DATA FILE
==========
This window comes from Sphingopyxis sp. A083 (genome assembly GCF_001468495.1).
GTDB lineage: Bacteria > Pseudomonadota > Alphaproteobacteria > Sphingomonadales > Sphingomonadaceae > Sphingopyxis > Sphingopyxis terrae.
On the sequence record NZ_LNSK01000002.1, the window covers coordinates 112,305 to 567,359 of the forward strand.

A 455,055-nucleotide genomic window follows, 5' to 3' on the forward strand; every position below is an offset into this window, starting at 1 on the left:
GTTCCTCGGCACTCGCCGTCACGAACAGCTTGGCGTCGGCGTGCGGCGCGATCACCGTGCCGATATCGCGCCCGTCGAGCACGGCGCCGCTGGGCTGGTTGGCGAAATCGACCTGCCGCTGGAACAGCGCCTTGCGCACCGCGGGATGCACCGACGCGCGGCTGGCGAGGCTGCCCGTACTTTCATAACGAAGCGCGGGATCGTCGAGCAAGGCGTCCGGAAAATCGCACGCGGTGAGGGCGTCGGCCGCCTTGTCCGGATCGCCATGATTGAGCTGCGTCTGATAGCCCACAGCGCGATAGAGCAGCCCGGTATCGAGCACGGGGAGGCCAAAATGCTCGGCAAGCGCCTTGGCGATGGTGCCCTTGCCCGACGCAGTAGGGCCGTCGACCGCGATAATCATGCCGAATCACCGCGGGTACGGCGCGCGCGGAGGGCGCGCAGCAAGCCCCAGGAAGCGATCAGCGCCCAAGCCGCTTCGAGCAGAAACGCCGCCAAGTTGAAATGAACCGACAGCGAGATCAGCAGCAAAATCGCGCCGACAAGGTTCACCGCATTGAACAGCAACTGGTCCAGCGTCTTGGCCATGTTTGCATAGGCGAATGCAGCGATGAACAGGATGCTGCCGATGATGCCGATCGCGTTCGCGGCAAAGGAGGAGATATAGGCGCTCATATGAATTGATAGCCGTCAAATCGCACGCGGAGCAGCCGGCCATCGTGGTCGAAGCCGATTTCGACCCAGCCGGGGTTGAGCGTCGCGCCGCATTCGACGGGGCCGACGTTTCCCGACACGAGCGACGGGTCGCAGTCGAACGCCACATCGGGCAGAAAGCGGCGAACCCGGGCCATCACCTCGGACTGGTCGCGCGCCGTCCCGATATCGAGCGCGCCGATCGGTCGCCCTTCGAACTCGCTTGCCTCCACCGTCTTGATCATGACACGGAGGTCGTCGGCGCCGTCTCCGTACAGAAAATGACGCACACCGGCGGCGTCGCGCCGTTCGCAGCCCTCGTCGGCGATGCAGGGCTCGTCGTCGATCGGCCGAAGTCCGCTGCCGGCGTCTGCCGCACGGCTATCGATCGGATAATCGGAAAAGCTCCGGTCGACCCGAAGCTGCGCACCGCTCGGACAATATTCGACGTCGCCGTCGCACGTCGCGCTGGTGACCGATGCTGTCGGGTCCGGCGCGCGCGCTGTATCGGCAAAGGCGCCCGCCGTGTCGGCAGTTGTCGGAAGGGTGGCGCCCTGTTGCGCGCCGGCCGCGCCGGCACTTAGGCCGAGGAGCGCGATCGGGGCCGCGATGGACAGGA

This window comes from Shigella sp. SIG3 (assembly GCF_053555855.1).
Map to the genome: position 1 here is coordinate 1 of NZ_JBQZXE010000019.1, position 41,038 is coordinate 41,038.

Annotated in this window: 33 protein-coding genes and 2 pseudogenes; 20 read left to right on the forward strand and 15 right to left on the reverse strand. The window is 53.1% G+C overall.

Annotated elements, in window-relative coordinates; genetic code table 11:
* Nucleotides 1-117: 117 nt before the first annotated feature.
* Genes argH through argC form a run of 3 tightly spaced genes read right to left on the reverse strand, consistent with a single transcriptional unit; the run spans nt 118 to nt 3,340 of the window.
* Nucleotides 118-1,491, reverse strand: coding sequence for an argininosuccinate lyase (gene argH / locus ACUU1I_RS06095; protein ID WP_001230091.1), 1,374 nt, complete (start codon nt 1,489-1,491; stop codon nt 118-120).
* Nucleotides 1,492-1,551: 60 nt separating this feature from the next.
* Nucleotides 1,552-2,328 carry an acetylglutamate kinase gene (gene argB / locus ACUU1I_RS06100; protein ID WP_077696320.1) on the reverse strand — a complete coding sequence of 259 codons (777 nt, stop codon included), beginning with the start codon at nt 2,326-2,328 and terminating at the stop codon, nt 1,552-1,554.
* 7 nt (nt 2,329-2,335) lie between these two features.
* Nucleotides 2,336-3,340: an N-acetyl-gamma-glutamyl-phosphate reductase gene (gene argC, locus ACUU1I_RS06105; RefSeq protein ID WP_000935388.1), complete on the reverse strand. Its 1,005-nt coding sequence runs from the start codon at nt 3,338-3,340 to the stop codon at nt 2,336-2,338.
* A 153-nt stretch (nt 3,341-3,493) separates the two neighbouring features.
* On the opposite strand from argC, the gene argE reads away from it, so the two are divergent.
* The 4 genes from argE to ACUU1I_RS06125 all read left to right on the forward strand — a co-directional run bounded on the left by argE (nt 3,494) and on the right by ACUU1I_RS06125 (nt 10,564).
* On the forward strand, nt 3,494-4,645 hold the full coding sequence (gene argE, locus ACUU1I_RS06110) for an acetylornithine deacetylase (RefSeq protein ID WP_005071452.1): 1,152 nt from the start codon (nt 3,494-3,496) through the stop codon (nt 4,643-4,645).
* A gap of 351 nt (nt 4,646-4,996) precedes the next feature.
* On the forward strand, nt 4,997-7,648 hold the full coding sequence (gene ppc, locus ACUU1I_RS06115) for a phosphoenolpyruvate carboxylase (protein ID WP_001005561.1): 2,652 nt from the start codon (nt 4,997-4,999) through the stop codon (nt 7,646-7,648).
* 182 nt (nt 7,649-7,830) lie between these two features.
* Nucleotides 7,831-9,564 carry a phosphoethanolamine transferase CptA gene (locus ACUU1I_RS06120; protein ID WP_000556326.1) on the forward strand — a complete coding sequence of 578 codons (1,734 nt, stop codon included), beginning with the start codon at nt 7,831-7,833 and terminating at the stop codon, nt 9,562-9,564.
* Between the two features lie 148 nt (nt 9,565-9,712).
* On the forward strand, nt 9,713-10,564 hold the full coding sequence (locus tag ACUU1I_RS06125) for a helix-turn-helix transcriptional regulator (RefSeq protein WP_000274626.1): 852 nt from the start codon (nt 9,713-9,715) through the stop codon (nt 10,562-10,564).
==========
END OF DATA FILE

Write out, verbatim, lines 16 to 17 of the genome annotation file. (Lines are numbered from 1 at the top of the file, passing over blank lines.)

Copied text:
* Nucleotides 2,336-3,340: an N-acetyl-gamma-glutamyl-phosphate reductase gene (gene argC, locus ACUU1I_RS06105; RefSeq protein ID WP_000935388.1), complete on the reverse strand. Its 1,005-nt coding sequence runs from the start codon at nt 3,338-3,340 to the stop codon at nt 2,336-2,338.
* A 153-nt stretch (nt 3,341-3,493) separates the two neighbouring features.